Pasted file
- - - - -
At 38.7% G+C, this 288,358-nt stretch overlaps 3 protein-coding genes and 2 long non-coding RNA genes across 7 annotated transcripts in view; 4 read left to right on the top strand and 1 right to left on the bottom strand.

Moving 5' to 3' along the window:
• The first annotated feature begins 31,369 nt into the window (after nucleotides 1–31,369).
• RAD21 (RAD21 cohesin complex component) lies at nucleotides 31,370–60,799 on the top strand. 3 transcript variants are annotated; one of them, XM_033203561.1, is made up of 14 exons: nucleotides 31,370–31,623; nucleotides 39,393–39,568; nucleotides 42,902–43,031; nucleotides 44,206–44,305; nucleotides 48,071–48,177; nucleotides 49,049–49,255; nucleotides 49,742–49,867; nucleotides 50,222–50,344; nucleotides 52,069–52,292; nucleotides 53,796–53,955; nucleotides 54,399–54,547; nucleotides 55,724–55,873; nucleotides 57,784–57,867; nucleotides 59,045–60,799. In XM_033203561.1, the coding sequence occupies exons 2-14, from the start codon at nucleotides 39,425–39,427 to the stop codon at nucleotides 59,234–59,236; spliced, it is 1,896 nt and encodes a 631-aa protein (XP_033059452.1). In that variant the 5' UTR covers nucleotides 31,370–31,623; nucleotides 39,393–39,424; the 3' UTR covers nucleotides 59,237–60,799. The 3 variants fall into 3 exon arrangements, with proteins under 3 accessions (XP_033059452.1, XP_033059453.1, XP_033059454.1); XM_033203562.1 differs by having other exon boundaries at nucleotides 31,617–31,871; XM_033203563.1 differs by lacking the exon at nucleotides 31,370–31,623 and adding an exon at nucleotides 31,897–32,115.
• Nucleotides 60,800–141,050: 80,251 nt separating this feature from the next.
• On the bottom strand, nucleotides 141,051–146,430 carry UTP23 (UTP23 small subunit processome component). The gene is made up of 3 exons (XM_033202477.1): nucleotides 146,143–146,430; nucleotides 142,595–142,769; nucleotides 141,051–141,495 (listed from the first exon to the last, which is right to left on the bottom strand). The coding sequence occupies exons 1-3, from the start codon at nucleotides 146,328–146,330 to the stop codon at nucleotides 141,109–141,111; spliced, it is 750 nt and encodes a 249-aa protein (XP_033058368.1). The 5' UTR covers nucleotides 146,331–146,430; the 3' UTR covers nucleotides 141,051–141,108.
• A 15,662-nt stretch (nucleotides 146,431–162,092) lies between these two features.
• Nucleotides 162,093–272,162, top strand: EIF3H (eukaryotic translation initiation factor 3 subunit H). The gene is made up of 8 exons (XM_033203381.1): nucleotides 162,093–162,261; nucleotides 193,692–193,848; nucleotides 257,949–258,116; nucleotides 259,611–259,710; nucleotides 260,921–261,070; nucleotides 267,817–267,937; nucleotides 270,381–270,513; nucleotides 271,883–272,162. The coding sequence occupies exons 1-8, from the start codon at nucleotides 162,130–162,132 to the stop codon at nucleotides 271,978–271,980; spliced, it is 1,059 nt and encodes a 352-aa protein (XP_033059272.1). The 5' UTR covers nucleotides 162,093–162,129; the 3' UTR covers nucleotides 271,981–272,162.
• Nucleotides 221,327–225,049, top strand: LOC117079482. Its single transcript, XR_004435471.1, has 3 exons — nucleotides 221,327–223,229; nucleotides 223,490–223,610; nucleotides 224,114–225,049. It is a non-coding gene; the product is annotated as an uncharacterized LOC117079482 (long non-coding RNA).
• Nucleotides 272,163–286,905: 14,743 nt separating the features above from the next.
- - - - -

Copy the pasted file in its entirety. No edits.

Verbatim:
At 38.7% G+C, this 288,358-nt stretch overlaps 3 protein-coding genes and 2 long non-coding RNA genes across 7 annotated transcripts in view; 4 read left to right on the top strand and 1 right to left on the bottom strand.

Moving 5' to 3' along the window:
• The first annotated feature begins 31,369 nt into the window (after nucleotides 1–31,369).
• RAD21 (RAD21 cohesin complex component) lies at nucleotides 31,370–60,799 on the top strand. 3 transcript variants are annotated; one of them, XM_033203561.1, is made up of 14 exons: nucleotides 31,370–31,623; nucleotides 39,393–39,568; nucleotides 42,902–43,031; nucleotides 44,206–44,305; nucleotides 48,071–48,177; nucleotides 49,049–49,255; nucleotides 49,742–49,867; nucleotides 50,222–50,344; nucleotides 52,069–52,292; nucleotides 53,796–53,955; nucleotides 54,399–54,547; nucleotides 55,724–55,873; nucleotides 57,784–57,867; nucleotides 59,045–60,799. In XM_033203561.1, the coding sequence occupies exons 2-14, from the start codon at nucleotides 39,425–39,427 to the stop codon at nucleotides 59,234–59,236; spliced, it is 1,896 nt and encodes a 631-aa protein (XP_033059452.1). In that variant the 5' UTR covers nucleotides 31,370–31,623; nucleotides 39,393–39,424; the 3' UTR covers nucleotides 59,237–60,799. The 3 variants fall into 3 exon arrangements, with proteins under 3 accessions (XP_033059452.1, XP_033059453.1, XP_033059454.1); XM_033203562.1 differs by having other exon boundaries at nucleotides 31,617–31,871; XM_033203563.1 differs by lacking the exon at nucleotides 31,370–31,623 and adding an exon at nucleotides 31,897–32,115.
• Nucleotides 60,800–141,050: 80,251 nt separating this feature from the next.
• On the bottom strand, nucleotides 141,051–146,430 carry UTP23 (UTP23 small subunit processome component). The gene is made up of 3 exons (XM_033202477.1): nucleotides 146,143–146,430; nucleotides 142,595–142,769; nucleotides 141,051–141,495 (listed from the first exon to the last, which is right to left on the bottom strand). The coding sequence occupies exons 1-3, from the start codon at nucleotides 146,328–146,330 to the stop codon at nucleotides 141,109–141,111; spliced, it is 750 nt and encodes a 249-aa protein (XP_033058368.1). The 5' UTR covers nucleotides 146,331–146,430; the 3' UTR covers nucleotides 141,051–141,108.
• A 15,662-nt stretch (nucleotides 146,431–162,092) lies between these two features.
• Nucleotides 162,093–272,162, top strand: EIF3H (eukaryotic translation initiation factor 3 subunit H). The gene is made up of 8 exons (XM_033203381.1): nucleotides 162,093–162,261; nucleotides 193,692–193,848; nucleotides 257,949–258,116; nucleotides 259,611–259,710; nucleotides 260,921–261,070; nucleotides 267,817–267,937; nucleotides 270,381–270,513; nucleotides 271,883–272,162. The coding sequence occupies exons 1-8, from the start codon at nucleotides 162,130–162,132 to the stop codon at nucleotides 271,978–271,980; spliced, it is 1,059 nt and encodes a 352-aa protein (XP_033059272.1). The 5' UTR covers nucleotides 162,093–162,129; the 3' UTR covers nucleotides 271,981–272,162.
• Nucleotides 221,327–225,049, top strand: LOC117079482. Its single transcript, XR_004435471.1, has 3 exons — nucleotides 221,327–223,229; nucleotides 223,490–223,610; nucleotides 224,114–225,049. It is a non-coding gene; the product is annotated as an uncharacterized LOC117079482 (long non-coding RNA).
• Nucleotides 272,163–286,905: 14,743 nt separating the features above from the next.